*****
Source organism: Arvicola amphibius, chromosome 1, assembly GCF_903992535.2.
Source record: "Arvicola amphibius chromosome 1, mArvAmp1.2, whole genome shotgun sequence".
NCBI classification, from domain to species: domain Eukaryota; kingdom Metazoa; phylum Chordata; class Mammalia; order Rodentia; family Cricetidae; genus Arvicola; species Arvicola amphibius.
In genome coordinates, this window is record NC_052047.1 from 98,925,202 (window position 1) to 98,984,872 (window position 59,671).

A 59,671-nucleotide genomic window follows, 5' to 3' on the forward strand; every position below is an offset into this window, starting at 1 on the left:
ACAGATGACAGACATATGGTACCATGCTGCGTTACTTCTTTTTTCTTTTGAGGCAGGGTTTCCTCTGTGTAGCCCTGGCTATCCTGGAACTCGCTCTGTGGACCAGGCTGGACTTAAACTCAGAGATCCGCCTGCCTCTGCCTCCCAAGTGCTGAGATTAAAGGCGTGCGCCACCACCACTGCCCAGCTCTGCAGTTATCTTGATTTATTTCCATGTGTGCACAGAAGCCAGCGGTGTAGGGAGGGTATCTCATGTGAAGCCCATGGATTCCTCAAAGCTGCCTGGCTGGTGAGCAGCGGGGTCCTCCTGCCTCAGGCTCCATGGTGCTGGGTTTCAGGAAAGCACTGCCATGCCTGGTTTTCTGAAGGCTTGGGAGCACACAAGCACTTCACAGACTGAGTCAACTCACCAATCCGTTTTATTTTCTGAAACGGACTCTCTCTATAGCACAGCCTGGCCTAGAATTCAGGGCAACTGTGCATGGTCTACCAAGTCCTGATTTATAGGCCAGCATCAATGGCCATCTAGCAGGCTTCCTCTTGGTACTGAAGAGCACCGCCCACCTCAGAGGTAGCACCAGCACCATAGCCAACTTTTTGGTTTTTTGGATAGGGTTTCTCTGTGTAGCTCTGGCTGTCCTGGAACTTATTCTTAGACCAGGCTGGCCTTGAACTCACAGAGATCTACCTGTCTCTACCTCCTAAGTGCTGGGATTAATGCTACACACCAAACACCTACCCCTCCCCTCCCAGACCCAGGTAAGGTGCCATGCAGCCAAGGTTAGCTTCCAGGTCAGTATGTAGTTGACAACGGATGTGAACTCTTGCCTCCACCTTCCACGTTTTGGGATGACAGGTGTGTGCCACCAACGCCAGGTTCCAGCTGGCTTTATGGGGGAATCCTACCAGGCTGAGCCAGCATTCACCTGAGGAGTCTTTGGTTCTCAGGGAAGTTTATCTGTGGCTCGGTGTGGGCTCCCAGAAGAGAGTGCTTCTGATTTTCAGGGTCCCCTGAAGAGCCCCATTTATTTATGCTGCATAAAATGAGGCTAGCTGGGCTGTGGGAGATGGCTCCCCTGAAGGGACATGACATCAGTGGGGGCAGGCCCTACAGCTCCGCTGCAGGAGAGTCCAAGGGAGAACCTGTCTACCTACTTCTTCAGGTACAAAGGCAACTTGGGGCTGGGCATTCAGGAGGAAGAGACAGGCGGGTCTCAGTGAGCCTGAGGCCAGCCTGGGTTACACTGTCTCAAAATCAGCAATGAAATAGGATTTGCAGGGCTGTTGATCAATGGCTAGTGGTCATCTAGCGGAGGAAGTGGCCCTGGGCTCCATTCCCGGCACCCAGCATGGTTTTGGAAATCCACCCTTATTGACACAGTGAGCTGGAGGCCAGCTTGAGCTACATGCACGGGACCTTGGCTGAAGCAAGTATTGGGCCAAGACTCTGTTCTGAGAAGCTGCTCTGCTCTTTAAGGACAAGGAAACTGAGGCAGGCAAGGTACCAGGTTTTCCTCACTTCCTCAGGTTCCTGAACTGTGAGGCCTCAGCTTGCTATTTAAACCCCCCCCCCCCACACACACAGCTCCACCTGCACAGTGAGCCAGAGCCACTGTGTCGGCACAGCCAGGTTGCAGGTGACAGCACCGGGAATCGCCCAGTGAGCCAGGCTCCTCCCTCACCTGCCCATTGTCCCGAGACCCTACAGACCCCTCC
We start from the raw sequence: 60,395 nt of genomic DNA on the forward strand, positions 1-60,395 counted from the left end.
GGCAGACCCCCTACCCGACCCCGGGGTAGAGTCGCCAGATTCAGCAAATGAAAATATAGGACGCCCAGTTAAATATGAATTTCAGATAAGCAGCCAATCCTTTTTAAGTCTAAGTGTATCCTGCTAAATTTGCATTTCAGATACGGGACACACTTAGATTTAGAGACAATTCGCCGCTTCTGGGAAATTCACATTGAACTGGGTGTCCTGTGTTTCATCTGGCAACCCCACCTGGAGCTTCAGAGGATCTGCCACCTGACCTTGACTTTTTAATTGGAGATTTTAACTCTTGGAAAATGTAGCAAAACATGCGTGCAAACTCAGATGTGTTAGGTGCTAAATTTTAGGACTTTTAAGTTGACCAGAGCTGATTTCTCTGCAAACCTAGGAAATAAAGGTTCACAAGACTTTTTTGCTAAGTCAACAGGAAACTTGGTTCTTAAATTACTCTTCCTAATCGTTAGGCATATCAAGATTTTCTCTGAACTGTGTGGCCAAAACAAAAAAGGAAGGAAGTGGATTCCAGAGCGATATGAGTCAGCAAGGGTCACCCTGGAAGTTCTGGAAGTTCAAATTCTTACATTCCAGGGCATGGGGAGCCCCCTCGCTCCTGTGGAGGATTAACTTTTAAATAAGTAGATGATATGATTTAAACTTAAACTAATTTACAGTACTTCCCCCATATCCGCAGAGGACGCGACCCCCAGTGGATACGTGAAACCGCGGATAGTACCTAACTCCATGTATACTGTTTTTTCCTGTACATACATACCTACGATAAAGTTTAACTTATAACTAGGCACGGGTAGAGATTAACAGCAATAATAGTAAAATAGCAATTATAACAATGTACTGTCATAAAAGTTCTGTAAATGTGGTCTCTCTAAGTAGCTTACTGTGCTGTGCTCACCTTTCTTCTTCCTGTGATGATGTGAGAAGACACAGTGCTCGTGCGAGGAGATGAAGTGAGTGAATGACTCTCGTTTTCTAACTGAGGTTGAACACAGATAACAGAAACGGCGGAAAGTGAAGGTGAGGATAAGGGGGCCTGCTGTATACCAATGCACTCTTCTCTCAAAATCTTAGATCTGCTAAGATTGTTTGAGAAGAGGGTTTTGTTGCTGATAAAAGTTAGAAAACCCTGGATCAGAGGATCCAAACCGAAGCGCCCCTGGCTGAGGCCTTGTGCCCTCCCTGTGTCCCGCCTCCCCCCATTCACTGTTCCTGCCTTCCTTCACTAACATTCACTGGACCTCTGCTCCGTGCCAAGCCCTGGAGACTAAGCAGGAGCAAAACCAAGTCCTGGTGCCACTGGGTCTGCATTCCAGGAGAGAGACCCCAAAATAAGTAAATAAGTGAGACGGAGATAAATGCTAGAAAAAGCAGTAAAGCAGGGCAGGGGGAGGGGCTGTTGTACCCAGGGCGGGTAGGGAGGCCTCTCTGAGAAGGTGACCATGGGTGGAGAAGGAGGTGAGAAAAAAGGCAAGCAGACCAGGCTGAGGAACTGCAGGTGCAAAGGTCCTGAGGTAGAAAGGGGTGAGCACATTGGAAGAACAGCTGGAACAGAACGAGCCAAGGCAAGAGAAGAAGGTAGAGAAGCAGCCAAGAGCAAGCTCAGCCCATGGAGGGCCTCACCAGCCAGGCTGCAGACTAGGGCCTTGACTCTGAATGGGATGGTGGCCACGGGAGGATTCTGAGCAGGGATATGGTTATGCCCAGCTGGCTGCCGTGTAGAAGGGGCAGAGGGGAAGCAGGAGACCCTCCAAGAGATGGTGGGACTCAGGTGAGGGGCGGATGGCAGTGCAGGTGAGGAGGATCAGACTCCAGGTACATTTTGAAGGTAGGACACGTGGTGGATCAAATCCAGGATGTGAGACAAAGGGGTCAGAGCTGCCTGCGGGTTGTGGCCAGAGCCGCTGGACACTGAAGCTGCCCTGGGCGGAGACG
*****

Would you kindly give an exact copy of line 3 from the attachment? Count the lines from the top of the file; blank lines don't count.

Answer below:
NCBI classification, from domain to species: domain Eukaryota; kingdom Metazoa; phylum Chordata; class Mammalia; order Rodentia; family Cricetidae; genus Arvicola; species Arvicola amphibius.